Dubailand to review plans in face of global downturn
Dubailand, a member of Tatweer, is preparing to review its plans to ensure they are in line with any changes made to the Dubai Strategic Plan 2015, a top executive said.
This follows the announcement by Nasser bin Hassan Al Shaikh, Director-General of the Dubai Department of Finance, that the government is re-examining the plan in view of the global economic crisis. More details are due to be released in the coming months.
Mohammed Al Habbai, Dubailand's Senior Vice-President, told Emirates Business: "In the light of the economic situation we need to revisit our strategy and ensure alignment with the Dubai Strategic Plan and Department of Tourism and Commerce Marketing.
"Dubailand's key mandate is to be in line with the 2015 plan for travel and tourism. We will embrace any new directions."
The Dubai Strategic Plan, which was announced in February 2007, was based on an expected 11 per cent annual growth in gross domestic product (GDP) to Dh396.36 billion by 2015. This would translate into a 41 per cent growth in per capita GDP to Dh161,480, which would be achieved by creating 882,000 new jobs – bringing the total number employed up to 1.73 million.
Dubailand's master plan incorporates 45 theme-based projects including amusement parks, hotel complexes and leisure facilities, all geared towards families.
Most of the projects, such as Dubai Sports City, City of Arabia, MotorCity, Golf City, Palmarosa, Taaleem and Dubai Lifestyle City, are going ahead as planned, said Al Habbai.
Al Sahra Desert Resort, Global Village, Dubai Autodrome and Ernie Els Golf Course are some of the attractions that are already operational, while the cricket stadium in Dubai Sports City and Union Properties' F1-X theme park are expected to become operational by the second and fourth quarter, respectively.
More than 20 projects, including residential areas, have been signed off for development as part of the first phase. The value of the entire development, which is expected to be completed in four phases by 2020, is estimated at Dh237bn.
Once the project is complete, the developer hopes to attract 40,000 visitors a day and contribute to Dubai's plans to lure 15 million tourists a year by 2015, compared with 7.7 million last year.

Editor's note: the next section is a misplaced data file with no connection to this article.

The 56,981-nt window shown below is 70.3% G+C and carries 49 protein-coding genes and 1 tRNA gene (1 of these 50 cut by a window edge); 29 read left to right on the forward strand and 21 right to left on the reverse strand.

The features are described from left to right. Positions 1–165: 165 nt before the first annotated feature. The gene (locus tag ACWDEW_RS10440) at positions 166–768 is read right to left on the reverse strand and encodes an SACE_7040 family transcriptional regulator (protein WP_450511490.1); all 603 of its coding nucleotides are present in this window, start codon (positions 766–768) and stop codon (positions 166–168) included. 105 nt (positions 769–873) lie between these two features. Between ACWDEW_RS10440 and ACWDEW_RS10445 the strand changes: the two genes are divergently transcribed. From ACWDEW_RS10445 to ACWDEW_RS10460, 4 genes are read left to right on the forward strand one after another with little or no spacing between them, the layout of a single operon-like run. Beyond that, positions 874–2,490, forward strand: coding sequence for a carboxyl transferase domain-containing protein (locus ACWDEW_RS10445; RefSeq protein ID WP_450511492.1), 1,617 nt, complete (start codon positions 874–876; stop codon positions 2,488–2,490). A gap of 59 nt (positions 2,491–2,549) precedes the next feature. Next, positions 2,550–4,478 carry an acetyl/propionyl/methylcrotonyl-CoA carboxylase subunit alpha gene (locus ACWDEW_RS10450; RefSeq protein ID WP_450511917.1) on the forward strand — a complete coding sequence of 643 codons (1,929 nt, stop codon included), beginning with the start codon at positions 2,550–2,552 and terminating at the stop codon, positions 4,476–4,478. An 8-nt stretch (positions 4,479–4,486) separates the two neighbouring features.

Asked if the timeframe for the opening of attractions had changed, Al Habbai said: "We constantly review our business priorities and resources, especially during the downturn, to ensure that we have a robust organisation and a realistic delivery schedule, attuned to market conditions and requirements.
"We conduct continuous audits on all of our projects to provide support and aid to their progress. One of our key mandates is to prioritise what gets delivered first."
Dubailand, which has exclusive tie-ups with international companies such as Six Flags, Marvel, Universal Studios, etc for the Middle East, has no plans to diversify into the licensing business.
"We are very proud to have acquired strategic tie-ups with some of the top brands within the theme park and entertainment industry. However, at this time there are no plans to diversify into licensing."
In response to a question on when Dubailand expected to break even, Al Habbai said the development was a mixture of business models, whereby some investment was coming from private investors in addition to Tatweer's investments.
"Our main focus is to support all these investments to deliver the projects and to support the offering of every development to drive and increase tourism numbers into Dubai. In the build-up to our first phase launch by the end of 2010 several projects will be delivered and start building their customer base. The breakeven forecast is staggered due to the different launch dates," he added.
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